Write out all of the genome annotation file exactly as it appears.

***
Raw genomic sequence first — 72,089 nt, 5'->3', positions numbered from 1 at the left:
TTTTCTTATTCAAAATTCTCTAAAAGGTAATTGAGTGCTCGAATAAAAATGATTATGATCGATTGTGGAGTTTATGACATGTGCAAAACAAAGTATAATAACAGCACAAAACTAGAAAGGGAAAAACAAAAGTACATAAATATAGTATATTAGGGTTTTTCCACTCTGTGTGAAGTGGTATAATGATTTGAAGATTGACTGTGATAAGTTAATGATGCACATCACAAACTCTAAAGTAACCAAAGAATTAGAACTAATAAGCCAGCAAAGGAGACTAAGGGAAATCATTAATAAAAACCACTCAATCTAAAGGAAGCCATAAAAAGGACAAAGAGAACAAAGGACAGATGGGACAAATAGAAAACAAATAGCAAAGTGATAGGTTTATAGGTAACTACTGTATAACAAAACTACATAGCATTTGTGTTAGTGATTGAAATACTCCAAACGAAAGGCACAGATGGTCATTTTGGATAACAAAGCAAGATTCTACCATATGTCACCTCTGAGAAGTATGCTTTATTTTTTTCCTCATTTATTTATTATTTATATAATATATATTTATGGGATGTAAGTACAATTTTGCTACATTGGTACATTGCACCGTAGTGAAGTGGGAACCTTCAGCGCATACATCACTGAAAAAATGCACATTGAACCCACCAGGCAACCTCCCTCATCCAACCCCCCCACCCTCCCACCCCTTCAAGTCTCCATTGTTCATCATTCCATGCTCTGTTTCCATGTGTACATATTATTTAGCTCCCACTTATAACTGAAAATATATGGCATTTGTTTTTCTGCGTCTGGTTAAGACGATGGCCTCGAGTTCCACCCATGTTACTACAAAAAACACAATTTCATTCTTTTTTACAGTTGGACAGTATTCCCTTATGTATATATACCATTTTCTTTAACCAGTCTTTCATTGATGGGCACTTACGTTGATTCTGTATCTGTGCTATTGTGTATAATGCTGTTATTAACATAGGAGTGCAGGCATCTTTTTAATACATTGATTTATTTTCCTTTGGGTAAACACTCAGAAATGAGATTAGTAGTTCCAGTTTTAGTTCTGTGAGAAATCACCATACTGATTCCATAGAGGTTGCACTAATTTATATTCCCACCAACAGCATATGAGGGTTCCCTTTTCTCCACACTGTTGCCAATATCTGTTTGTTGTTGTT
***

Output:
Raw genomic sequence first — 72,089 nt, 5'->3', positions numbered from 1 at the left:
TTTTCTTATTCAAAATTCTCTAAAAGGTAATTGAGTGCTCGAATAAAAATGATTATGATCGATTGTGGAGTTTATGACATGTGCAAAACAAAGTATAATAACAGCACAAAACTAGAAAGGGAAAAACAAAAGTACATAAATATAGTATATTAGGGTTTTTCCACTCTGTGTGAAGTGGTATAATGATTTGAAGATTGACTGTGATAAGTTAATGATGCACATCACAAACTCTAAAGTAACCAAAGAATTAGAACTAATAAGCCAGCAAAGGAGACTAAGGGAAATCATTAATAAAAACCACTCAATCTAAAGGAAGCCATAAAAAGGACAAAGAGAACAAAGGACAGATGGGACAAATAGAAAACAAATAGCAAAGTGATAGGTTTATAGGTAACTACTGTATAACAAAACTACATAGCATTTGTGTTAGTGATTGAAATACTCCAAACGAAAGGCACAGATGGTCATTTTGGATAACAAAGCAAGATTCTACCATATGTCACCTCTGAGAAGTATGCTTTATTTTTTTCCTCATTTATTTATTATTTATATAATATATATTTATGGGATGTAAGTACAATTTTGCTACATTGGTACATTGCACCGTAGTGAAGTGGGAACCTTCAGCGCATACATCACTGAAAAAATGCACATTGAACCCACCAGGCAACCTCCCTCATCCAACCCCCCCACCCTCCCACCCCTTCAAGTCTCCATTGTTCATCATTCCATGCTCTGTTTCCATGTGTACATATTATTTAGCTCCCACTTATAACTGAAAATATATGGCATTTGTTTTTCTGCGTCTGGTTAAGACGATGGCCTCGAGTTCCACCCATGTTACTACAAAAAACACAATTTCATTCTTTTTTACAGTTGGACAGTATTCCCTTATGTATATATACCATTTTCTTTAACCAGTCTTTCATTGATGGGCACTTACGTTGATTCTGTATCTGTGCTATTGTGTATAATGCTGTTATTAACATAGGAGTGCAGGCATCTTTTTAATACATTGATTTATTTTCCTTTGGGTAAACACTCAGAAATGAGATTAGTAGTTCCAGTTTTAGTTCTGTGAGAAATCACCATACTGATTCCATAGAGGTTGCACTAATTTATATTCCCACCAACAGCATATGAGGGTTCCCTTTTCTCCACACTGTTGCCAATATCTGTTTGTTGTTGTT